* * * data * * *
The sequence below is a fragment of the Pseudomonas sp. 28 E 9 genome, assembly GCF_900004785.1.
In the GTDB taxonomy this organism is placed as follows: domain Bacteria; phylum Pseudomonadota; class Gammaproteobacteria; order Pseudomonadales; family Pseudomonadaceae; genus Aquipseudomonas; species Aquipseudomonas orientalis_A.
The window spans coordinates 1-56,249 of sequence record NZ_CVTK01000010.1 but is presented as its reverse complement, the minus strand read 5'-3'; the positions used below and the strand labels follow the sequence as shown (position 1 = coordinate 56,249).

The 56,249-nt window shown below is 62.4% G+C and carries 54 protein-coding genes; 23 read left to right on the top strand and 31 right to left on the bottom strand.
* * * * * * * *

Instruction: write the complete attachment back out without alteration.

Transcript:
The sequence below is a fragment of the Pseudomonas sp. 28 E 9 genome, assembly GCF_900004785.1.
In the GTDB taxonomy this organism is placed as follows: domain Bacteria; phylum Pseudomonadota; class Gammaproteobacteria; order Pseudomonadales; family Pseudomonadaceae; genus Aquipseudomonas; species Aquipseudomonas orientalis_A.
The window spans coordinates 1-56,249 of sequence record NZ_CVTK01000010.1 but is presented as its reverse complement, the minus strand read 5'-3'; the positions used below and the strand labels follow the sequence as shown (position 1 = coordinate 56,249).

The 56,249-nt window shown below is 62.4% G+C and carries 54 protein-coding genes; 23 read left to right on the top strand and 31 right to left on the bottom strand.